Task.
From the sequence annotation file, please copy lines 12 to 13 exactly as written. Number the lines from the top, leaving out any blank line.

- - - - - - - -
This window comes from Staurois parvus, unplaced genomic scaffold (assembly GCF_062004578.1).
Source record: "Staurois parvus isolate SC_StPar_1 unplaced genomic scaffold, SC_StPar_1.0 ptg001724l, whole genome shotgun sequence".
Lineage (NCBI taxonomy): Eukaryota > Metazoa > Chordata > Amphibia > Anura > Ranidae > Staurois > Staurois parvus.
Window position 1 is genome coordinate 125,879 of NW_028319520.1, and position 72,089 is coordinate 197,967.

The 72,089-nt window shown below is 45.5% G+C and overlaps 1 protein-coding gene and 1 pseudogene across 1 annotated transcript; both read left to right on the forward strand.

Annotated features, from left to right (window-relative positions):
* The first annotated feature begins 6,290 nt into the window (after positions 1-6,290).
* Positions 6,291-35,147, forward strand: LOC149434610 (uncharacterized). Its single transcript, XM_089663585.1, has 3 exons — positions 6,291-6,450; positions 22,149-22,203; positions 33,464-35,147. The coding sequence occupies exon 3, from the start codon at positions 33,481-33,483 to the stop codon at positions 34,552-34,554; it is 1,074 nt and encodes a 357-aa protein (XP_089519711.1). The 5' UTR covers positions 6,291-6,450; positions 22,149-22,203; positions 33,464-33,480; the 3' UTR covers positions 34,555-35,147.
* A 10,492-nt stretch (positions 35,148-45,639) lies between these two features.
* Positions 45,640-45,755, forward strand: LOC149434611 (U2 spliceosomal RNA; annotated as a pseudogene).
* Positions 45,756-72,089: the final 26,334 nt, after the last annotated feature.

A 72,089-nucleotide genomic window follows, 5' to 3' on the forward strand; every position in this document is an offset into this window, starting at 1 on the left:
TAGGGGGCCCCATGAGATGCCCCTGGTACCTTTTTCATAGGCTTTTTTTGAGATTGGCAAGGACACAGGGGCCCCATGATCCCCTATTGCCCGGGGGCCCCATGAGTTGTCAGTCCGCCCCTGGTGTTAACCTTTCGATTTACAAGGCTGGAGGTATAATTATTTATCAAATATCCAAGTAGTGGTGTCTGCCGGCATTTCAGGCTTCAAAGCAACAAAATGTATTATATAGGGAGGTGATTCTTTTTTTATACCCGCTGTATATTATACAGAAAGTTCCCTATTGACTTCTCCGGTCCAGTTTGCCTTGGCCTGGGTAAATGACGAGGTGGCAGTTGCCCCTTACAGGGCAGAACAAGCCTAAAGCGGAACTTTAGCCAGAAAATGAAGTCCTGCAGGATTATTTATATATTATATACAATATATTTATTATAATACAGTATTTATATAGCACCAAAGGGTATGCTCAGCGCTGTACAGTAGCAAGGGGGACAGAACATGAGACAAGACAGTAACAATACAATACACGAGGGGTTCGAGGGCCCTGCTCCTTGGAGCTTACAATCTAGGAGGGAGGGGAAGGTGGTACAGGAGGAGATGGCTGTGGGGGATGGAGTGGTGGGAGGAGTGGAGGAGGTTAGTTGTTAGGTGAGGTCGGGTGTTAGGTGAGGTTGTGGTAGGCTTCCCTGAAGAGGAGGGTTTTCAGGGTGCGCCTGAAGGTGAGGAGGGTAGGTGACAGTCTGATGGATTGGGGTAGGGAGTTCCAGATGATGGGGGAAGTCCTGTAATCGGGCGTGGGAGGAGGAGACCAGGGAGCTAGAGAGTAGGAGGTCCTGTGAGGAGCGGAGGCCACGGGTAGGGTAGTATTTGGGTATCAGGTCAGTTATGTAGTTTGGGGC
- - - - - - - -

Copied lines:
A 72,089-nucleotide genomic window follows, 5' to 3' on the forward strand; every position in this document is an offset into this window, starting at 1 on the left:
TAGGGGGCCCCATGAGATGCCCCTGGTACCTTTTTCATAGGCTTTTTTTGAGATTGGCAAGGACACAGGGGCCCCATGATCCCCTATTGCCCGGGGGCCCCATGAGTTGTCAGTCCGCCCCTGGTGTTAACCTTTCGATTTACAAGGCTGGAGGTATAATTATTTATCAAATATCCAAGTAGTGGTGTCTGCCGGCATTTCAGGCTTCAAAGCAACAAAATGTATTATATAGGGAGGTGATTCTTTTTTTATACCCGCTGTATATTATACAGAAAGTTCCCTATTGACTTCTCCGGTCCAGTTTGCCTTGGCCTGGGTAAATGACGAGGTGGCAGTTGCCCCTTACAGGGCAGAACAAGCCTAAAGCGGAACTTTAGCCAGAAAATGAAGTCCTGCAGGATTATTTATATATTATATACAATATATTTATTATAATACAGTATTTATATAGCACCAAAGGGTATGCTCAGCGCTGTACAGTAGCAAGGGGGACAGAACATGAGACAAGACAGTAACAATACAATACACGAGGGGTTCGAGGGCCCTGCTCCTTGGAGCTTACAATCTAGGAGGGAGGGGAAGGTGGTACAGGAGGAGATGGCTGTGGGGGATGGAGTGGTGGGAGGAGTGGAGGAGGTTAGTTGTTAGGTGAGGTCGGGTGTTAGGTGAGGTTGTGGTAGGCTTCCCTGAAGAGGAGGGTTTTCAGGGTGCGCCTGAAGGTGAGGAGGGTAGGTGACAGTCTGATGGATTGGGGTAGGGAGTTCCAGATGATGGGGGAAGTCCTGTAATCGGGCGTGGGAGGAGGAGACCAGGGAGCTAGAGAGTAGGAGGTCCTGTGAGGAGCGGAGGCCACGGGTAGGGTAGTATTTGGGTATCAGGTCAGTTATGTAGTTTGGGGC